[Techtalk] what is bricking?

agoats at compuserve.com agoats at compuserve.com
Thu Jan 26 06:01:00 UTC 2012

As a safety feature to keep capacitors from blowing up  like a stick of 
dynamite, many have vents that blow out at the leads. Since the leads 
are at the bottom of the board, you may not ever see where the smoke 
came from. Most of these have a rubber stopper type bottom that the 
leads come out of. This is for "soft" capacitor failures and it's the 
more common method for failing.

On some of the larger electrolytic capacitors, you'll see a "cross" 
pattern on the top of the capacitor. IF the capacitor has a "hard" 
failure, this cross pattern tears open and the coiled up metal films and 
insulator ribbon come rolling out with a lot of force. These have a 
really  loud bang, like a gun shot; and the smell, smoke and mess is 

I had a sealed HVAC  (High Voltage AC) capacitor go in the more 
spectacular fashion on my air conditioner compressor outside my house. 
It sounded like a .38 or 9mm caliber pistol next to the house, blew the 
entire end off of the welded, sealed lid and spewed about 40 feet of 
metal films and insulator ribbon inside the housing, as well as denting 
the sides of the steel enclosure. Electrolyte compound gooey, sticky 
mess covering everything! I had to clean the contactors on the switches,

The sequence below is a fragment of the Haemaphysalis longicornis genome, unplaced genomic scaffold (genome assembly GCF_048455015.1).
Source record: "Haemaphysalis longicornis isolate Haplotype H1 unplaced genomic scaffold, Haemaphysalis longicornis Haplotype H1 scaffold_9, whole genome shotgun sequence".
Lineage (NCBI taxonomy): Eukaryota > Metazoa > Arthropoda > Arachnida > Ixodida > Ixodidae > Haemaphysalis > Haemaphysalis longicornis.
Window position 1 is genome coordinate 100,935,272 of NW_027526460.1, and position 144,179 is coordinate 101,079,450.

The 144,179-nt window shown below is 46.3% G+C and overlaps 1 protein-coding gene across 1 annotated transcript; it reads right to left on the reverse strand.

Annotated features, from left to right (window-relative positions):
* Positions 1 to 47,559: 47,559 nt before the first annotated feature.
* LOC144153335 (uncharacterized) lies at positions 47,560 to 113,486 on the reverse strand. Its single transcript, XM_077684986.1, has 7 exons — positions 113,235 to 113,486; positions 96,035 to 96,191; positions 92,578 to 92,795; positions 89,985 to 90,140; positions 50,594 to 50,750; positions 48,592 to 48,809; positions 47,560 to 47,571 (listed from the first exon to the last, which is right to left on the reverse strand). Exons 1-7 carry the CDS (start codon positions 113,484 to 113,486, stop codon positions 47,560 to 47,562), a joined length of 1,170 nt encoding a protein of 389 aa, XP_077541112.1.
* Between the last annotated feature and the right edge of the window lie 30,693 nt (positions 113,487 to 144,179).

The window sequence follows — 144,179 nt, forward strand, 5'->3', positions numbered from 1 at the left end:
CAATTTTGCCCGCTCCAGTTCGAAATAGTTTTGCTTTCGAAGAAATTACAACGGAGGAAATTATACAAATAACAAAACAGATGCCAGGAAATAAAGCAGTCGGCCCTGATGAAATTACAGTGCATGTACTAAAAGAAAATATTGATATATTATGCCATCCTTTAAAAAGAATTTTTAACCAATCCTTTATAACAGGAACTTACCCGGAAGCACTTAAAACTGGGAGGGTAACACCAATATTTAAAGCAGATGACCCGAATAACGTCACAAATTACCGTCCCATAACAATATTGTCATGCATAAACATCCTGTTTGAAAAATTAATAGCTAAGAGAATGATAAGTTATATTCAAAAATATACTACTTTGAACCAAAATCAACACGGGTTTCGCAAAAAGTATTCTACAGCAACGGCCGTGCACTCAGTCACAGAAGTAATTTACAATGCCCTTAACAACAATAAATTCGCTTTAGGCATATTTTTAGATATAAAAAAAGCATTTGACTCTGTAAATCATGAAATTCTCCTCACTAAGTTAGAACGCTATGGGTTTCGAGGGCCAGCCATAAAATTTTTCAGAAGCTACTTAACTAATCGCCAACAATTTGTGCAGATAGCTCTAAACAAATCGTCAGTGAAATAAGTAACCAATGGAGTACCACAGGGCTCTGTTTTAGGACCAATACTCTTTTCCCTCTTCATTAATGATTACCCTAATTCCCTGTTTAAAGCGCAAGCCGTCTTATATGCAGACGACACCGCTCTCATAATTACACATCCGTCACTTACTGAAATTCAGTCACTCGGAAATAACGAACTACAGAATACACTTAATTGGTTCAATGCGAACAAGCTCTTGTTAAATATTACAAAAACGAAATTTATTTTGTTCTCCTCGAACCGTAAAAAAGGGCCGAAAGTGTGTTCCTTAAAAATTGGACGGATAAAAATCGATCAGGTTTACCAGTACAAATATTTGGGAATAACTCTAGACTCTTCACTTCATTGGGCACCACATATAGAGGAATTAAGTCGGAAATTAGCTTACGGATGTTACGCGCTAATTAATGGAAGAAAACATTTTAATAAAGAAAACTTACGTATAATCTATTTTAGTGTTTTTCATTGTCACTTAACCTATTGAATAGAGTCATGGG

one of which was glued shut from the electrolyte. Yuck! You have to 
wash  your hands well after handling the electrolyte as most of it is 

The amount of bang and physical destruction depends on the capacitor 
value and voltage. This is where all the energy is; and the more energy, 
the greater the bang. A 100 microFarad 10V capacitor might make a 
phhfffft! sound while a 180,000 microFarad 10,000 Volt capacitor is a 
few sticks of dynamite.


On 01/25/2012 07:43 PM, Little Girl wrote:
> Hey there,
> Magni Onsoien wrote:
>> I used to work at a university several years ago, and we had
>> computer labs with desktop PCs. We had about 150 PCs bought the
>> same summer, and after 12 months the capcitors on the motherboards
>> started popping. This mostly lead to random failures and errors,
>> before the PC finally wouldn't boot, with "error 7".
> This seems to be a common event, considering at least three of us
> have reported it in this thread alone. I wish I'd been there to hear
> our monitor give up the ghost years ago. My boys said the screen went
> black, they heard, "AH! AH! PUHHHH!" and black smoke went up. They
> unplugged it, and when I got home I opened it up. There was a large
> black scorch mark on the inside of the monitor casing, but the
> innards looked pristine. You could have convinced me I was looking at
> brand new hardware in there. I'll never understand it. (:

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